The terrible cost of men's silence

Every year it kills 8,500 - more than cervical cancer - yet the health service has ignored it. At last the Government is promising action
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Indy Lifestyle Online

Sometimes it seems there is no limit to George Carman's magic. Appearing on Breakfast With Frost last week, the former QC renowned for pulling rabbits out of hats in the courtroom revealed that the "little local difficulty" which had prompted his retirement was in fact a long-running fight against prostate cancer. He went on to criticise the levels of cancer research in the UK. "We are way behind the major European countries and the States," he said, "and I think it is time that problem was addressed by all the parties."

Sometimes it seems there is no limit to George Carman's magic. Appearing on Breakfast With Frost last week, the former QC renowned for pulling rabbits out of hats in the courtroom revealed that the "little local difficulty" which had prompted his retirement was in fact a long-running fight against prostate cancer. He went on to criticise the levels of cancer research in the UK. "We are way behind the major European countries and the States," he said, "and I think it is time that problem was addressed by all the parties."

Then on Wednesday, as if a wand had been waved, Alan Milburn, the Health Secretary, announced a 20-fold increase in research spending on prostate cancer, bringing government funding to £4.2m by 2004. He also promised that by the end of the year men suspected by a GP of having the disease would be seen by a specialist within 14 days. Among other measures, there would be an extra 95 urologists by 2005 as well as more information for the public.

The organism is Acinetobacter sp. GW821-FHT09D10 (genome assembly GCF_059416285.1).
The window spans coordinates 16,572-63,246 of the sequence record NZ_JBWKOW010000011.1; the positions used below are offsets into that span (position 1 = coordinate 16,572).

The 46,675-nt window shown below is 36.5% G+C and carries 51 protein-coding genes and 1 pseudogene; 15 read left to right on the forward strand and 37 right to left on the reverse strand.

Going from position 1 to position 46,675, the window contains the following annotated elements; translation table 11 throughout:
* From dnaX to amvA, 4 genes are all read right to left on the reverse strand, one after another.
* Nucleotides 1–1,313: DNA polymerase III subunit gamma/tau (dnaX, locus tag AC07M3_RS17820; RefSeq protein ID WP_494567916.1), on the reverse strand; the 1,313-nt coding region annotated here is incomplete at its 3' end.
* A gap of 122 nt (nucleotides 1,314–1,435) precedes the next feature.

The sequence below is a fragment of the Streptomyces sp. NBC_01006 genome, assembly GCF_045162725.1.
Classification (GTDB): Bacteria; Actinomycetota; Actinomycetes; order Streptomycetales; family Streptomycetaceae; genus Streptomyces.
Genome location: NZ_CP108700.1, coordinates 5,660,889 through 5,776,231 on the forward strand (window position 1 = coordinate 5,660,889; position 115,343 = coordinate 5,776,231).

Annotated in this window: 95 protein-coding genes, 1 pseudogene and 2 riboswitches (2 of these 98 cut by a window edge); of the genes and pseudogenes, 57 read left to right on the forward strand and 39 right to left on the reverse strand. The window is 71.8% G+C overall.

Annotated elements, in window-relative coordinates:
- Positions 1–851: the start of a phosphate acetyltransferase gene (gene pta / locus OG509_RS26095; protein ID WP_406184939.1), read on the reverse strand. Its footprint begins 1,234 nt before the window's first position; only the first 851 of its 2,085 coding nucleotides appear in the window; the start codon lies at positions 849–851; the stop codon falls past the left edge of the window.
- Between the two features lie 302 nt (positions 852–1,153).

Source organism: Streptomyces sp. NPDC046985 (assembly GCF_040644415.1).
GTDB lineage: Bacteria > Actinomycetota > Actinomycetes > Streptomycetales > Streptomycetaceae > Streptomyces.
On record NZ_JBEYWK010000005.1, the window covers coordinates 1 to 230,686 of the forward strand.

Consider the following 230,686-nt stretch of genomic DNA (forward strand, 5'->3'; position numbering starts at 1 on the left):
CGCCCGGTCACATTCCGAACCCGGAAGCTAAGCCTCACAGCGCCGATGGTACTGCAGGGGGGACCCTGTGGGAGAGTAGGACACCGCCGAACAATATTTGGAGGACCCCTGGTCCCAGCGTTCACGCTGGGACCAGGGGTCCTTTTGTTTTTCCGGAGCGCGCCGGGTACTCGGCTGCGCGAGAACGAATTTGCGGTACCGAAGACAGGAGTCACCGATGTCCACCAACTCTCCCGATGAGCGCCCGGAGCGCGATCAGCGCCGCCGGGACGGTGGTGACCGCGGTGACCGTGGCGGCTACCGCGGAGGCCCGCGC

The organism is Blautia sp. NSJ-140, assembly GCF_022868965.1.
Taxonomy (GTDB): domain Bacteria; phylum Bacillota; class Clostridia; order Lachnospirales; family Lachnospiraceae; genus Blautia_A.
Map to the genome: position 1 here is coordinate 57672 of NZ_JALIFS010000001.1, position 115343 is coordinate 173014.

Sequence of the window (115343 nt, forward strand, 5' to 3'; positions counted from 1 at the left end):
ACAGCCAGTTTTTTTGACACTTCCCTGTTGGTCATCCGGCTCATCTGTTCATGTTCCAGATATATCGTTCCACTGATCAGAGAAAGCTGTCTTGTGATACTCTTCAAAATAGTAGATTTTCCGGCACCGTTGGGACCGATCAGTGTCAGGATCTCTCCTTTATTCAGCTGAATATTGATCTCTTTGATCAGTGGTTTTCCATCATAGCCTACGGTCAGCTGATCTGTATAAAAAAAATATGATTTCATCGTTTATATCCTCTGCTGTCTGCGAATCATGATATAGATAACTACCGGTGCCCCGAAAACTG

"Prostate cancer is the cancer we know least about and yet one of the most common," Milburn said. "For too long not enough has been done to detect it or to improve the treatment."

This was something of an understatement. Every year 19,000 men are diagnosed with the disease in the UK and 8,500 die from it - almost as many as the number of women who die from breast cancer and far more than deaths from cervical cancer. It is most likely to strike men over 60, but can occur earlier in life. High-profile sufferers include Rupert Murdoch, Harry Secombe and Roger Moore.

Yet, as Gordon McVie, head of the Cancer Research Campaign, pointed out last week, prostate cancer has been "disgracefully neglected". In 1998, government spending on research into the disease totalled £47,000. Last year, it was a barely more impressive £200,000. Even now, as Carman noted, the new spending, although welcome, compares somewhat unfavourably with the amount being spent on the Dome. "What the electorate wants is money to prevent the death of its citizens rather than to provide leisure facilities," he said.

Nevertheless, the new money is proof that the issue is at last creeping up the Government's agenda, thanks mainly to the charities, patient groups and doctors who have campaigned in recent years to increase awareness. It is surely no coincidence that Milburn's announcement so closely pre- cedes National Prostate Cancer Awareness Week. Organised by a coalition of nine charities, it begins tomorrow with the presentation of a 15,000-name petition at 10 Downing Street calling for an increased level of spending on research, early detection, treatment and support services, notwithstanding the latest increase in funding.